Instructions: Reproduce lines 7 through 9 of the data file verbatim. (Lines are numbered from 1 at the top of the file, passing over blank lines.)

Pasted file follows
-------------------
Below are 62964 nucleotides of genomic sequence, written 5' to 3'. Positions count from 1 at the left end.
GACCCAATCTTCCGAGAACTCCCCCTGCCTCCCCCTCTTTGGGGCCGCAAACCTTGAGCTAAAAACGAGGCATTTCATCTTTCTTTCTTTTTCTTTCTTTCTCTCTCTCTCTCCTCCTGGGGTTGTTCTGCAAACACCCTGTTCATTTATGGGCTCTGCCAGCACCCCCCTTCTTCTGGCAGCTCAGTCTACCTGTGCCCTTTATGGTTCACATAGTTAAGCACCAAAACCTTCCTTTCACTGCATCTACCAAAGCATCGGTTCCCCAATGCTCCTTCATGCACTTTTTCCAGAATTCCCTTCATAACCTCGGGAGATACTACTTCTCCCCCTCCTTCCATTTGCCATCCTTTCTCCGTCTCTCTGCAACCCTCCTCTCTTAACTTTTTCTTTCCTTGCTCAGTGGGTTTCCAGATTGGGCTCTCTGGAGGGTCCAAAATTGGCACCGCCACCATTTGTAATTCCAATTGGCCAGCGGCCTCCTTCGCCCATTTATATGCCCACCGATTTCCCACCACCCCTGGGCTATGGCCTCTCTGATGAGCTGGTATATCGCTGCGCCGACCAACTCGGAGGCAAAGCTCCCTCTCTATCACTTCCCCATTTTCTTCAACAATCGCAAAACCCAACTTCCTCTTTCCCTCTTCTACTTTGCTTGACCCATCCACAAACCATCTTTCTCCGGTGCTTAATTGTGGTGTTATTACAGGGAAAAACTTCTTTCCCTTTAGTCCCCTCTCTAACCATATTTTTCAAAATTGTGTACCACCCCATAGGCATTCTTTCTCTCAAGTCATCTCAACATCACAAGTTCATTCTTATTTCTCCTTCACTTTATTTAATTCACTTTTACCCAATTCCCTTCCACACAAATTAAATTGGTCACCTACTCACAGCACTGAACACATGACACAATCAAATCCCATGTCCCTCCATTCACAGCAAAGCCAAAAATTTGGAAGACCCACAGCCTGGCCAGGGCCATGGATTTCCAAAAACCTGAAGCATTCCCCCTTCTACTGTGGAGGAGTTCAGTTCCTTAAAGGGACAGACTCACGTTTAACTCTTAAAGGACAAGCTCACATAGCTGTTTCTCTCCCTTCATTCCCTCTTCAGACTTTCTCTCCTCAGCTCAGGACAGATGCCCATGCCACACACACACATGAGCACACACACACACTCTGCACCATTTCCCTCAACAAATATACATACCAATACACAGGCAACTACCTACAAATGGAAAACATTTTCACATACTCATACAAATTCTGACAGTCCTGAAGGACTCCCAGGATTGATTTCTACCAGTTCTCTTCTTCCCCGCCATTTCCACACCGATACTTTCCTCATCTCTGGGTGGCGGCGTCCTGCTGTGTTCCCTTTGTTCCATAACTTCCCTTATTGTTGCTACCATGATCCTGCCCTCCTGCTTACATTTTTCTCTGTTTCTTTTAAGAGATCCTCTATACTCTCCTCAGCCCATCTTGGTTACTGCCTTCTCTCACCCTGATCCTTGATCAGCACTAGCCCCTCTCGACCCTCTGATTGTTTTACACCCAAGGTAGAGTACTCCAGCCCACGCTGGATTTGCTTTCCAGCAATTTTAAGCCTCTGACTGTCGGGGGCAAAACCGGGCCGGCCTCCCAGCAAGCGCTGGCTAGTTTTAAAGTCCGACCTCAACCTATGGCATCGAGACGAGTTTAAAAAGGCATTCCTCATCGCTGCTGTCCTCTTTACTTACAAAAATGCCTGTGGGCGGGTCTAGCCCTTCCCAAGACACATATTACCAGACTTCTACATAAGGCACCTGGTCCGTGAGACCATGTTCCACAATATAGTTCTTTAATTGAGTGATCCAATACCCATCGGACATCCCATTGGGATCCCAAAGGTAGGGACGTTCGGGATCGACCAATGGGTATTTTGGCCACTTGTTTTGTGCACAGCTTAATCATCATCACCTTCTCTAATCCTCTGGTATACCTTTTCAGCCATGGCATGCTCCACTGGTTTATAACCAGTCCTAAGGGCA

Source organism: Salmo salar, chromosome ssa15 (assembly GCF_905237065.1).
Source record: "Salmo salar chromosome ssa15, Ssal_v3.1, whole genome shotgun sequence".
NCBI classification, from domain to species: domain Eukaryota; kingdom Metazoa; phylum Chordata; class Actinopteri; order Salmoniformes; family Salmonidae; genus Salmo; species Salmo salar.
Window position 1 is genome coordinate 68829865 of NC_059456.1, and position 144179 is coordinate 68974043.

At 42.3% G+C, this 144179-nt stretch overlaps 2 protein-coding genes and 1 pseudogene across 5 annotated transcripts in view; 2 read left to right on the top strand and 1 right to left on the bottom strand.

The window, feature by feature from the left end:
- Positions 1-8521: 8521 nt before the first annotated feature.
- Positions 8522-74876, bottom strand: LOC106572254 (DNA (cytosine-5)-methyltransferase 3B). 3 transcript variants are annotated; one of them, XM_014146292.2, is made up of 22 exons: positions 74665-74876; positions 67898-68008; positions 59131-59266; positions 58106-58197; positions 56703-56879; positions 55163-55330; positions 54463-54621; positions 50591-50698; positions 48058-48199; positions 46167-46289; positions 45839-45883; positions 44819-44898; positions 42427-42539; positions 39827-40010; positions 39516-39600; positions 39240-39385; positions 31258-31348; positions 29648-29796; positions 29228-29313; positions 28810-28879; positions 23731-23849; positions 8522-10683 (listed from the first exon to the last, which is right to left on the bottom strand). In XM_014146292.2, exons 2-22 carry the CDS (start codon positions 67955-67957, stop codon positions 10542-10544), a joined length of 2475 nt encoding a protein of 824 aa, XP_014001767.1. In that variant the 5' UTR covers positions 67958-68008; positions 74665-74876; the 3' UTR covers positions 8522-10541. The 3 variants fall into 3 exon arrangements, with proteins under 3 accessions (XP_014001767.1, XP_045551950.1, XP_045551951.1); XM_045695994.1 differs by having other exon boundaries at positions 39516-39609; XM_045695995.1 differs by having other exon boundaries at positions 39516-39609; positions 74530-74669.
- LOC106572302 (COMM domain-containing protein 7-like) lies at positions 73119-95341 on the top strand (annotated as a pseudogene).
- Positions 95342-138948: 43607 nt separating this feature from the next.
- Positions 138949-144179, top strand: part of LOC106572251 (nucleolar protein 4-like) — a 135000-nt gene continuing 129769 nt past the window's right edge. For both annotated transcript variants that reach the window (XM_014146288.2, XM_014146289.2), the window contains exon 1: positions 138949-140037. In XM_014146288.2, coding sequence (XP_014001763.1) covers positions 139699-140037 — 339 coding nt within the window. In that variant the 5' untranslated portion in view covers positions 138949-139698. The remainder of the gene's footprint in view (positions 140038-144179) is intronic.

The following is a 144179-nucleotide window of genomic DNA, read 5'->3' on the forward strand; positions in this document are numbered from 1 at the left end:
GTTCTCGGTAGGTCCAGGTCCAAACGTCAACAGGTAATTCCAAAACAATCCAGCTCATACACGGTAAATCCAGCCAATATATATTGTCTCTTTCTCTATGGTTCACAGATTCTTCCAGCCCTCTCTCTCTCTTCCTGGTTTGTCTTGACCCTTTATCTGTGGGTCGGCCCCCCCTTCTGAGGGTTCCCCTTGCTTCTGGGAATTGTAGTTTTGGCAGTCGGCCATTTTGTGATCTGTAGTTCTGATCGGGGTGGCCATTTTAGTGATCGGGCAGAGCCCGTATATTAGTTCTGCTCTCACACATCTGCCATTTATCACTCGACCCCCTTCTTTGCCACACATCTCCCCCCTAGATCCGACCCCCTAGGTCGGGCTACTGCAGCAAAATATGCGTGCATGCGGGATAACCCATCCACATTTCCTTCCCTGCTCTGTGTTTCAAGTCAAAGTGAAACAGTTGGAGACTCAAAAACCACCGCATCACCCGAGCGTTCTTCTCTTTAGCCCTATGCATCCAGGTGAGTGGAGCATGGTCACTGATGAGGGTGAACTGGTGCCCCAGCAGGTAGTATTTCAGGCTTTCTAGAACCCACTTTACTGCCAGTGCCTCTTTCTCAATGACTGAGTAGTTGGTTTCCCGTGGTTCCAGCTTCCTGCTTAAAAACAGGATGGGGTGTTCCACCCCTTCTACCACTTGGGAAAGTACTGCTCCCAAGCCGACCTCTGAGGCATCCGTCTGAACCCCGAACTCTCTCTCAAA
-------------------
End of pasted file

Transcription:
At 42.3% G+C, this 144179-nt stretch overlaps 2 protein-coding genes and 1 pseudogene across 5 annotated transcripts in view; 2 read left to right on the top strand and 1 right to left on the bottom strand.

The window, feature by feature from the left end:
- Positions 1-8521: 8521 nt before the first annotated feature.